Variations VII by John Cage

Variations VII by John Cage / 2008 Microcinema / 41/85 Minutes / http://www.microcinema.com /

Variations VII is a John Cage performance that linked together dance, music, and art into something comprehensive and compelling. Microcinema has released this DVD with the film of this performance, along with the full performance (85 minutes to the 41 captured by the film) of Variations VII. The names associated with this film are huge: Robert Rauschenberg, Alex Hay, Steve Paxton, Robert Whitman, and Lucinda Childs are all present here. John Cage’s work here show one of the first times that art, music, and science were linked together in such a cohesive way, and would allow post-modern art the ability to create similar types of installations. Variations VII also marks one of the last forays that Cage would make in the indeterminate compositions that ey would create, marking nearly a decade since the first time ey created an indeterminate work (1958).

10 telephone lines, linking Cage to a dog kennel, the Aviary, a power station, and the New York Times press room, provided further types of noises and sounds that Cage could tap. The ambient and everyday noise sources were not limited to those 10 telephone lines, however: Cage had a microphone near household implements like a fan, a juicer, a toaster, and the like. The composition was further modified through Cage’s inclusion of different photocells, which were activated through the moving around of the audience. Cage’s composition was not planned out in a traditional sense, and the audience could and did modify what ultimately made it onto film and tape alike.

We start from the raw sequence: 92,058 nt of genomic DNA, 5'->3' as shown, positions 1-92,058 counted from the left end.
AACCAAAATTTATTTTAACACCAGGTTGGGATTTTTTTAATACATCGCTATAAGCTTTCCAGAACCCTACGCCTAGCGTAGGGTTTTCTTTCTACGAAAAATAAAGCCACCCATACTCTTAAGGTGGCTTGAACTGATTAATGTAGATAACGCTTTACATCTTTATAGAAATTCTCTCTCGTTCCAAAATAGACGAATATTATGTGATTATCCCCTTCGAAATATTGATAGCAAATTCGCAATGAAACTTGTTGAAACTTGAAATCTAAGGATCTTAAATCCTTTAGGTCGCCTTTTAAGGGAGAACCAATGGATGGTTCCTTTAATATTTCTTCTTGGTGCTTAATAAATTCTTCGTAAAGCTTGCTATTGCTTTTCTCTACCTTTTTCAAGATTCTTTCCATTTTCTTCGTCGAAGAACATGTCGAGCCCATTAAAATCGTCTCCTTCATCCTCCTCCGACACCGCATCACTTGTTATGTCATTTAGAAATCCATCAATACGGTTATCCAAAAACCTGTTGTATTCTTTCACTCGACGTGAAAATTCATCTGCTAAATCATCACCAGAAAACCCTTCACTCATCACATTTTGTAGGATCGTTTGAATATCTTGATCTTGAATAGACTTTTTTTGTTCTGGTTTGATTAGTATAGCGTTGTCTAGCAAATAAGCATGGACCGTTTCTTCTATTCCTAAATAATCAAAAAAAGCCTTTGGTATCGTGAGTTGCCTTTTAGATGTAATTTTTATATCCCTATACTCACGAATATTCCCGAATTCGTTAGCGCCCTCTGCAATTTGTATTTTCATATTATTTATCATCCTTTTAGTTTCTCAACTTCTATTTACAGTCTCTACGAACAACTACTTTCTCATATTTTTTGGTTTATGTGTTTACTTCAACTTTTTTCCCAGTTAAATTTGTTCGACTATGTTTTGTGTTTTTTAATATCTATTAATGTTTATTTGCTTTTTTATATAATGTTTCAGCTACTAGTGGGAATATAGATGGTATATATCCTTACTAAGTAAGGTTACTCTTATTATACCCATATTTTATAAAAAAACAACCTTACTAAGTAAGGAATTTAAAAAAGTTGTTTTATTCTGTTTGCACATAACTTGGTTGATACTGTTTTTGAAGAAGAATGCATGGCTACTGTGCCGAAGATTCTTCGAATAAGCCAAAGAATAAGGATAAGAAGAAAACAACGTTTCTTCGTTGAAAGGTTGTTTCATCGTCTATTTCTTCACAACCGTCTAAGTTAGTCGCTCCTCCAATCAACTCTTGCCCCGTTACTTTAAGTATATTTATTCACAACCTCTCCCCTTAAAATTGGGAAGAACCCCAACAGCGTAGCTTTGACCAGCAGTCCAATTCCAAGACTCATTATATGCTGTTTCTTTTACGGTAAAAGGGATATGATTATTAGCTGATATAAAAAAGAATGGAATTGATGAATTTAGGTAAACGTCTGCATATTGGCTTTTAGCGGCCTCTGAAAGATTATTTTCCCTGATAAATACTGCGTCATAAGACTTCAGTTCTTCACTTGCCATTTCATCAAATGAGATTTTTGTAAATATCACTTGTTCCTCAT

To get a sense of what the compositions sounded like, consider this quote by James Pritchett: “The sound system was designed with the limitation that only sounds that arose during the performance were to be used — in other words, the performers would not make any actions to generate sounds deliberately, but rather would use technological means to discover sounds in the air “as through with a net.”. Microcinema has transferred this concert to DVD, and the quality of the footage itself is stunning. Stark and stunning, much like Cage’s compositions themselves, this footage shows Cage and fellow compatriots at the pinnacle of their careers. There will undoubtedly be more footage from the 9 Evenings series, so keep an ear to the ground about it – Cage’s compositions here are just as impressive as they were when they first were recorded

Rating: 8.0/10

Author: James McQuiston

Ph.D. in Political Science, Kent State University. I have been the editor at NeuFutur / neufutur.com since I was 15. Looking for new staff members all the time; email me if you are interested. Thanks!

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